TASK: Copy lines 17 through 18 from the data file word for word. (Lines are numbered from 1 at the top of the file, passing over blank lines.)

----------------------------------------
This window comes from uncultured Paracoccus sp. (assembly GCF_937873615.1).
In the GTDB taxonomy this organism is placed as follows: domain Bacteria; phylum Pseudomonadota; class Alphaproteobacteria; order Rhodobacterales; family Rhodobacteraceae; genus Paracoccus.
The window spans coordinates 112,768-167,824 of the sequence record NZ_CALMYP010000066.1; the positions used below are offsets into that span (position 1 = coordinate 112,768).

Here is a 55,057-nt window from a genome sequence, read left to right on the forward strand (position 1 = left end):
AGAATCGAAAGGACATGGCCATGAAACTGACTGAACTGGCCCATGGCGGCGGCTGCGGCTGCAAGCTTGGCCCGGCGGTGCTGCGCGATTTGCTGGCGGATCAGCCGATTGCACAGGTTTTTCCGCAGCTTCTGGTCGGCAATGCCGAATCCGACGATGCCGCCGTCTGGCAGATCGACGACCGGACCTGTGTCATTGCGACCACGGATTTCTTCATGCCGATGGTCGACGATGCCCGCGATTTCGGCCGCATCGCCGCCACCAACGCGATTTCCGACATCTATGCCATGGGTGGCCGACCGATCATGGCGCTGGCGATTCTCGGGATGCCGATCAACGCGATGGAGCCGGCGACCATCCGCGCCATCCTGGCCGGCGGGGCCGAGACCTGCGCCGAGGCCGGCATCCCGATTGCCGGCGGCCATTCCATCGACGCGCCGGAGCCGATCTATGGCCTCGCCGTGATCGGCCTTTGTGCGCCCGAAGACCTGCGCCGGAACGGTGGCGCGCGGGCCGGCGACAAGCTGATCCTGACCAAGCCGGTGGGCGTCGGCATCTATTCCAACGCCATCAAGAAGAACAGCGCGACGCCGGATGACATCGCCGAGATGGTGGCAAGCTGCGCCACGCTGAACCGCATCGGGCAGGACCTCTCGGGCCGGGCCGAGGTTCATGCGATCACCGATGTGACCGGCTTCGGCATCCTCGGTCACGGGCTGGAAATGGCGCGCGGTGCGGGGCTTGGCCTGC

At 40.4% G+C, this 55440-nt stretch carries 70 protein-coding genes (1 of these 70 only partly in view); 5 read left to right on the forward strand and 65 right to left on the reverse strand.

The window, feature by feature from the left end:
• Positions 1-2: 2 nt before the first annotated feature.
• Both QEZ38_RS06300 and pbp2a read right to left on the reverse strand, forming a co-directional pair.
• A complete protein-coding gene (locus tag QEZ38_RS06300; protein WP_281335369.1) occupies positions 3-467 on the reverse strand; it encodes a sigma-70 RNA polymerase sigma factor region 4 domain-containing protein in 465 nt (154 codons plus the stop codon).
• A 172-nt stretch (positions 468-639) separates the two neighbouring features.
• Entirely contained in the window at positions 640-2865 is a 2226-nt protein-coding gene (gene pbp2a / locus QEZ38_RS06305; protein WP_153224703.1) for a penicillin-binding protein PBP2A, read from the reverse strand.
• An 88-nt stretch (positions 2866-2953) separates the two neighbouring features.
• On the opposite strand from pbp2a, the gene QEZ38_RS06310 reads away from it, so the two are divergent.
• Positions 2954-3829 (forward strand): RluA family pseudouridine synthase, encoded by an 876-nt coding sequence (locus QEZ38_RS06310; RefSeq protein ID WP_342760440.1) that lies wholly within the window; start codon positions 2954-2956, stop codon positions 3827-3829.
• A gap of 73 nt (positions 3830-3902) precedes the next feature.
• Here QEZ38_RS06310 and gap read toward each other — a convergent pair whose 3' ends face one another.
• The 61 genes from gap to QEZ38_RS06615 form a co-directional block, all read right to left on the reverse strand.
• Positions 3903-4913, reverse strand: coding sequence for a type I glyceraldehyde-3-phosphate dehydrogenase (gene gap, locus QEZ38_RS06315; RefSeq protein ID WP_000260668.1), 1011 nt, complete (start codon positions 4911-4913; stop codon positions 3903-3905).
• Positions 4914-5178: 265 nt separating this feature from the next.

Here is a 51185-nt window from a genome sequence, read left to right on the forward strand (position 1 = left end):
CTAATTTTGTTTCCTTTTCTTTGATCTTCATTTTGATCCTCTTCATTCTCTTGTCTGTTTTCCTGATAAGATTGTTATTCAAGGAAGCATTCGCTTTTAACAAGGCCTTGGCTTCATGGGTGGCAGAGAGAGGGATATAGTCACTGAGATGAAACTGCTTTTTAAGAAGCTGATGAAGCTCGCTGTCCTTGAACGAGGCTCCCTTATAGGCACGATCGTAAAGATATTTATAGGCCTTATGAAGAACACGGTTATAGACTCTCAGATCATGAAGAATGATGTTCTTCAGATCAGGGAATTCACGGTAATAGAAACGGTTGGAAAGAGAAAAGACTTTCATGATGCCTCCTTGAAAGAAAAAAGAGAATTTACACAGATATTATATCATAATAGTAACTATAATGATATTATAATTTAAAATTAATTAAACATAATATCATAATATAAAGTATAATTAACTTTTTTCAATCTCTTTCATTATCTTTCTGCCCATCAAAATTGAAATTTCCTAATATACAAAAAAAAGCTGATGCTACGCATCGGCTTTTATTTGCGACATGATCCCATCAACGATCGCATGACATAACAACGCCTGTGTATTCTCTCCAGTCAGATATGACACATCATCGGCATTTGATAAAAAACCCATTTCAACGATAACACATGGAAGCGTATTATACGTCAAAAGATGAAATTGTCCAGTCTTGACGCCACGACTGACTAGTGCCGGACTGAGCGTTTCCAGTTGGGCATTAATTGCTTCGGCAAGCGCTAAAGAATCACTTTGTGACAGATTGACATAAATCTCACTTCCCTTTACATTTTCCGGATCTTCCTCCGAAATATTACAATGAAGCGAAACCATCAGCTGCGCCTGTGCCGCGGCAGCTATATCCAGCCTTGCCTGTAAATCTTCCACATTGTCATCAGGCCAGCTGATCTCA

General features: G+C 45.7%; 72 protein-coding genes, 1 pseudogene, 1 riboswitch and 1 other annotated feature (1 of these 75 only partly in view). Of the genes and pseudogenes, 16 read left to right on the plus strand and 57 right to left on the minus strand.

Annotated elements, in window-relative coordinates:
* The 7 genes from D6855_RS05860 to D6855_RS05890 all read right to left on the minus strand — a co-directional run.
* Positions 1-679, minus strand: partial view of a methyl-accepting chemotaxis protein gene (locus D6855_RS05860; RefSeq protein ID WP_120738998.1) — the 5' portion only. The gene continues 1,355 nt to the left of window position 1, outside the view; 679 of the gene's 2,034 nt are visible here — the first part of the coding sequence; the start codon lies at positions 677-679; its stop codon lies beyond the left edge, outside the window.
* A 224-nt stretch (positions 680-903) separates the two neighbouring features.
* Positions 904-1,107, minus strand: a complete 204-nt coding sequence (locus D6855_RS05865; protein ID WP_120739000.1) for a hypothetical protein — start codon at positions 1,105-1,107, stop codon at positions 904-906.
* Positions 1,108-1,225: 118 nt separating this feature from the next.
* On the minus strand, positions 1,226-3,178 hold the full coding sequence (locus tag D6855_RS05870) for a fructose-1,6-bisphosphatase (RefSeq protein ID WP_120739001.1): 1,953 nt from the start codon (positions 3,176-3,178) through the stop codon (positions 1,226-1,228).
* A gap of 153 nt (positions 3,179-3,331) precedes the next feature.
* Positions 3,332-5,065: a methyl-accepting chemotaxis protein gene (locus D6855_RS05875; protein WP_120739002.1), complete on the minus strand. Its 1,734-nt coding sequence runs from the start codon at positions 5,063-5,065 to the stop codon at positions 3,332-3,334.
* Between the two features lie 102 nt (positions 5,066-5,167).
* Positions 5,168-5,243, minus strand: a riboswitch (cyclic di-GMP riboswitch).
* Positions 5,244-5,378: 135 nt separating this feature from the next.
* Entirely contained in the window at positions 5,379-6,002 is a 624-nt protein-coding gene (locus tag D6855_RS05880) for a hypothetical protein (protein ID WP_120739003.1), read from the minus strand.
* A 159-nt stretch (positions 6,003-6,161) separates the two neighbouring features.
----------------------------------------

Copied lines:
• Here QEZ38_RS06310 and gap read toward each other — a convergent pair whose 3' ends face one another.
• The 61 genes from gap to QEZ38_RS06615 form a co-directional block, all read right to left on the reverse strand.